Objective: To determine if the diagnosis of major depression in patients hospitalized following myocardial infarction (MI) would have an independent impact on cardiac mortality over the first 6 months after discharge.
Design: Prospective evaluation of the impact of depression assessed using a modified version of the National Institute of Mental Health Diagnostic Interview Schedule for major depressive episode. Cox proportional hazards regression was used to evaluate the independent impact of depression after control for significant clinical predictors in the data set.
Setting: A large, university-affiliated hospital specializing in cardiac care, located in Montreal, Quebec.
Patients: All consenting patients (N = 222) who met established criteria for MI between August 1991 and July 1992 and who survived to be discharged from the hospital. Patients were interviewed between 5 and 15 days following the MI and were followed up for 6 months. There were no age limits (range, 24 to 88 years; mean, 60 years). The sample was 78% male.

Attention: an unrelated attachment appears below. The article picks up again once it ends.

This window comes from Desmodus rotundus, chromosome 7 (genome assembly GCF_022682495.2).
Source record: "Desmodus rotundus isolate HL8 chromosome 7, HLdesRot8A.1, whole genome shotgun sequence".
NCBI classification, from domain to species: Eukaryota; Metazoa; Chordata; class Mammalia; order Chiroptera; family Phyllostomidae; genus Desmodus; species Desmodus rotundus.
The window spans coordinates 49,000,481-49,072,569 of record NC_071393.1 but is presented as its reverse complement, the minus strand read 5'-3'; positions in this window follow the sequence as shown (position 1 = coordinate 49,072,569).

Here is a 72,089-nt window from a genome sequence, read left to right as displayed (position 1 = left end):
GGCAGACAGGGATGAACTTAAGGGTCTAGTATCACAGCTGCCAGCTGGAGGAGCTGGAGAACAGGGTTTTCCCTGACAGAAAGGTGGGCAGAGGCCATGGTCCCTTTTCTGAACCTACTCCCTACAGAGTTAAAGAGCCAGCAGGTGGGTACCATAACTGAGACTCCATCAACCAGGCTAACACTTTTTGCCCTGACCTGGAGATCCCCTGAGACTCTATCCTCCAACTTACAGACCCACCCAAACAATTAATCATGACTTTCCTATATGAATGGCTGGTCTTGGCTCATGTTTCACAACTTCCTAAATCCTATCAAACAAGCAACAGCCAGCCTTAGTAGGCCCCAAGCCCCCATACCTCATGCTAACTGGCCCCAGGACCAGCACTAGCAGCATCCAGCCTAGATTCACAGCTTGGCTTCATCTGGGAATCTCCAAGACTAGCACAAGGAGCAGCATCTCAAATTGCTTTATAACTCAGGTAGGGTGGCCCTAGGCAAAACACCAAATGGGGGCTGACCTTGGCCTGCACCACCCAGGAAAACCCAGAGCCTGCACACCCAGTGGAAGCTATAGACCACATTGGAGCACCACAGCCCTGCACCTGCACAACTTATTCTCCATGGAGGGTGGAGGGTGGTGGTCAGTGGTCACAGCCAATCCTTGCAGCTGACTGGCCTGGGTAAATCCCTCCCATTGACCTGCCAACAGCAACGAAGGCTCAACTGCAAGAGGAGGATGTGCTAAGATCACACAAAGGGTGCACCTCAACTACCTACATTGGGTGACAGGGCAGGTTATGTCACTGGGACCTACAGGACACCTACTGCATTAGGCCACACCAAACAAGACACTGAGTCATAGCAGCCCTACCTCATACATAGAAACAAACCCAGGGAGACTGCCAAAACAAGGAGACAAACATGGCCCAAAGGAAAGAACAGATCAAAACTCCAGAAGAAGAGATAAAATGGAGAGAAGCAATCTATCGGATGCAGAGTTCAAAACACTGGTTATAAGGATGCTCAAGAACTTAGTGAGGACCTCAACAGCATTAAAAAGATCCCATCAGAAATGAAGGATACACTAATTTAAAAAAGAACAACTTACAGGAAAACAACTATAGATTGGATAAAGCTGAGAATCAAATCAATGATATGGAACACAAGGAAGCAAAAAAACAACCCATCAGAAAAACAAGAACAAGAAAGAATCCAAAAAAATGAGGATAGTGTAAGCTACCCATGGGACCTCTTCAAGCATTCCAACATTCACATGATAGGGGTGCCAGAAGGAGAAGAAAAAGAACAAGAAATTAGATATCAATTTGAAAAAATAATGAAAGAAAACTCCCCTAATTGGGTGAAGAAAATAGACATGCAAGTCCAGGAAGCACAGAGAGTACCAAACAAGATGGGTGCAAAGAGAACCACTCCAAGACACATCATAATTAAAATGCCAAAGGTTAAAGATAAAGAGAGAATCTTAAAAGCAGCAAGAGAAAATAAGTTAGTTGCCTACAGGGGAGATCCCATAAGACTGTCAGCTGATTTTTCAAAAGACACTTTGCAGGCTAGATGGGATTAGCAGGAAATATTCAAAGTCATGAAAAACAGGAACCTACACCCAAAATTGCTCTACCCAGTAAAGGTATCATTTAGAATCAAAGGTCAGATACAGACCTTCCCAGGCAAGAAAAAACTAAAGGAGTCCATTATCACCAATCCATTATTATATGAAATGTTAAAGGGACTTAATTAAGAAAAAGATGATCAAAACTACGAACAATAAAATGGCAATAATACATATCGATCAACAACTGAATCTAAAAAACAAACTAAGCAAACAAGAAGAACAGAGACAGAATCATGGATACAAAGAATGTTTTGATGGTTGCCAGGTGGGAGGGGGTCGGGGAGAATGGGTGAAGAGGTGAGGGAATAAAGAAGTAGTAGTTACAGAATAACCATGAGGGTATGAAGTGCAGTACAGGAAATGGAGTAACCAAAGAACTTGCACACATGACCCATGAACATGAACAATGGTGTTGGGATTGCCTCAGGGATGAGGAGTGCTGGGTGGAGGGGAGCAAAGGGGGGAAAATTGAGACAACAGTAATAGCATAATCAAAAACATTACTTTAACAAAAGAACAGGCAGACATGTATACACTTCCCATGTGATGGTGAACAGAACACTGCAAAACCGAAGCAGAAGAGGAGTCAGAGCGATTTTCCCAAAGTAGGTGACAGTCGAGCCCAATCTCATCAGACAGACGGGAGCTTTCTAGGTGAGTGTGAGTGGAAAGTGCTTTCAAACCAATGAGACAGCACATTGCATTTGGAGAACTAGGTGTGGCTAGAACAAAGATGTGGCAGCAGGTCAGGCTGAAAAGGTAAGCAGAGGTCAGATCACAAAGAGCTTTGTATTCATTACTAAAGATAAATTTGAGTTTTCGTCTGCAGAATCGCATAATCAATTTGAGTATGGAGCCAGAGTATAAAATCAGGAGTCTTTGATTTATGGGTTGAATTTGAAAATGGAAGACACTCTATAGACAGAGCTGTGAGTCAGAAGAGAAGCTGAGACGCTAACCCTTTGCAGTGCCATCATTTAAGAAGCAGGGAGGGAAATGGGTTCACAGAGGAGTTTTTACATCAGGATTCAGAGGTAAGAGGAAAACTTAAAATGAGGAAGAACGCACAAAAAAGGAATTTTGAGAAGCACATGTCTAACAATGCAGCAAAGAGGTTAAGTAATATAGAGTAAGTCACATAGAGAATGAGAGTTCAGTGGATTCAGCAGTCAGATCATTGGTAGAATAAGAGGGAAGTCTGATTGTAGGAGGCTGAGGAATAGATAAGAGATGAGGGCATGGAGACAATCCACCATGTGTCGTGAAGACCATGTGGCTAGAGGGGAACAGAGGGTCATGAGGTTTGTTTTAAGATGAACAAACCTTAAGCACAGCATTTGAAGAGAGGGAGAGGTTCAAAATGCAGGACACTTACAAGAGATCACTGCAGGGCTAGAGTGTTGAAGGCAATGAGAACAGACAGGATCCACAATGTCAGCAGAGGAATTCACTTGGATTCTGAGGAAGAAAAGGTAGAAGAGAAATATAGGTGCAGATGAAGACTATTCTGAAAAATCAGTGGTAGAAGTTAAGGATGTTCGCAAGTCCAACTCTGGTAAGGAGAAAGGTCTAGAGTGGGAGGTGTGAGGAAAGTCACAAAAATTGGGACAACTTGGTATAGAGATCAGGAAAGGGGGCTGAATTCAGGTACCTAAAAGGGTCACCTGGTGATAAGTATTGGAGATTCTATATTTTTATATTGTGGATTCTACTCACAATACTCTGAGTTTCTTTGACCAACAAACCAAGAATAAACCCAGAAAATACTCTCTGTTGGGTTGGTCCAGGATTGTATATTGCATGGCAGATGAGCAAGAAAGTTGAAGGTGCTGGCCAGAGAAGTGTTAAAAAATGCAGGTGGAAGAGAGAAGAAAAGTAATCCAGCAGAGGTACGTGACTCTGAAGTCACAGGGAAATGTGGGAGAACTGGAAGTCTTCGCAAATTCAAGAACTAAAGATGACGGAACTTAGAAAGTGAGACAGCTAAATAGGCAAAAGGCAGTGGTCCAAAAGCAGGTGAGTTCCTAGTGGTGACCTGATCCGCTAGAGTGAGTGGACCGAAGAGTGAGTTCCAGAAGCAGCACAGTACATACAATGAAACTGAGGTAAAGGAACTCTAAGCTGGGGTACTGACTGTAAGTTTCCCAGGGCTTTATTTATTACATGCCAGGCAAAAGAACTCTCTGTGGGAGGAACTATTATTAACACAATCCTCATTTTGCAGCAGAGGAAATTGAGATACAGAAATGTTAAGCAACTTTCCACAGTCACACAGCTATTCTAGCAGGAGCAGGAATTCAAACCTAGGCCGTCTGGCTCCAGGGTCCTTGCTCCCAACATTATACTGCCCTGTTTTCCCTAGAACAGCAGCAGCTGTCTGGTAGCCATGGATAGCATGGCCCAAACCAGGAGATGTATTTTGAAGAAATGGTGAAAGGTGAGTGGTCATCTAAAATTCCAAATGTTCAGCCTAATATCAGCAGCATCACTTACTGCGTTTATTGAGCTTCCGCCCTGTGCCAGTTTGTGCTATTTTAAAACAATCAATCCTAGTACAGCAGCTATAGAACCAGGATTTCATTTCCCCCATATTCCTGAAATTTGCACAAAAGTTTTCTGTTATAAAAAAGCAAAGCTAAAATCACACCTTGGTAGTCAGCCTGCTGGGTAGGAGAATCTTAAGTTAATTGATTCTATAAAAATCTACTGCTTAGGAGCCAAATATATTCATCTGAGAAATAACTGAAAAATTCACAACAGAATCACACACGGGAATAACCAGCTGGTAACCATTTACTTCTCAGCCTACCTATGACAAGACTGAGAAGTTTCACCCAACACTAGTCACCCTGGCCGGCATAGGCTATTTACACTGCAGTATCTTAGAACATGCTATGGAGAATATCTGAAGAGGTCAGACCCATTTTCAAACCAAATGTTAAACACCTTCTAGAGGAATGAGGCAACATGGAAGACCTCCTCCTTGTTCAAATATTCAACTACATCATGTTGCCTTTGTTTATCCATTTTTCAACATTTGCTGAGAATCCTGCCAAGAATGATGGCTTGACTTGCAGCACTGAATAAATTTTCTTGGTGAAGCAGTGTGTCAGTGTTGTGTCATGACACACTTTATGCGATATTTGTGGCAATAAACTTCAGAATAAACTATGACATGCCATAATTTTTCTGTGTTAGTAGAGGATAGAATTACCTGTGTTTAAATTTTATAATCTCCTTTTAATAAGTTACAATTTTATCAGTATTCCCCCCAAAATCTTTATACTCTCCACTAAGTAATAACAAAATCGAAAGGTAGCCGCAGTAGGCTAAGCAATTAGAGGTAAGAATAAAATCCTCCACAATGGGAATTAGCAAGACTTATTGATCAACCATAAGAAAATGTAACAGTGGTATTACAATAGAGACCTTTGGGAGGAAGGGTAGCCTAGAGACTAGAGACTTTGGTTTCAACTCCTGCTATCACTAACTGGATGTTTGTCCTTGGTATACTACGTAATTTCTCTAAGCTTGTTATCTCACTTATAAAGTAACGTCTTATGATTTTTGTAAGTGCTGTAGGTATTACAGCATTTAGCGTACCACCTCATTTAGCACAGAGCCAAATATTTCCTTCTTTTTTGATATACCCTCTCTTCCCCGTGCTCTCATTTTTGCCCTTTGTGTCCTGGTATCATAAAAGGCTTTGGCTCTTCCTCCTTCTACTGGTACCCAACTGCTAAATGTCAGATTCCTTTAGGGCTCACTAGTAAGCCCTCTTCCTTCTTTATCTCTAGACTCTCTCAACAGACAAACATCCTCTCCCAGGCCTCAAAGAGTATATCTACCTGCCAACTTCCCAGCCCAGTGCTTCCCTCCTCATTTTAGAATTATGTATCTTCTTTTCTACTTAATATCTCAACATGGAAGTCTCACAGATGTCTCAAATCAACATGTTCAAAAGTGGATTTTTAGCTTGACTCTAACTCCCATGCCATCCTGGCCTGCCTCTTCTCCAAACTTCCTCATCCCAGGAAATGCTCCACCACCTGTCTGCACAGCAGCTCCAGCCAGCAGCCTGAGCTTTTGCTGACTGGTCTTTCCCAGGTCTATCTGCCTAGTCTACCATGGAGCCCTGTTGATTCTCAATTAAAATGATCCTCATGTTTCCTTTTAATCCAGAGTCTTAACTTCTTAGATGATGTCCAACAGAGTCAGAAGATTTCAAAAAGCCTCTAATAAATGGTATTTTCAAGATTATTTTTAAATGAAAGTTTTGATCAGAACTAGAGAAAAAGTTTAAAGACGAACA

Primary outcome measure: Survival status at 6 months.
Results: By 6 months, 12 patients had died. All deaths were due to cardiac causes. Depression was a significant predictor of mortality (hazard ratio, 5.74; 95% confidence interval, 4.61 to 6.87; P = .0006). The impact of depression remained after control for left ventricular dysfunction (Killip class) and previous MI, the multivariate significant predictors of mortality in the data set (adjusted hazard ratio, 4.29; 95% confidence interval, 3.14 to 5.44; P = .013).
Conclusion: Major depression in patients hospitalized following an MI is an independent risk factor for mortality at 6 months. Its impact is at least equivalent to that of left ventricular dysfunction (Killip class) and history of previous MI. Additional study is needed to determine whether treatment of depression can influence post-MI survival and to assess possible underlying mechanisms.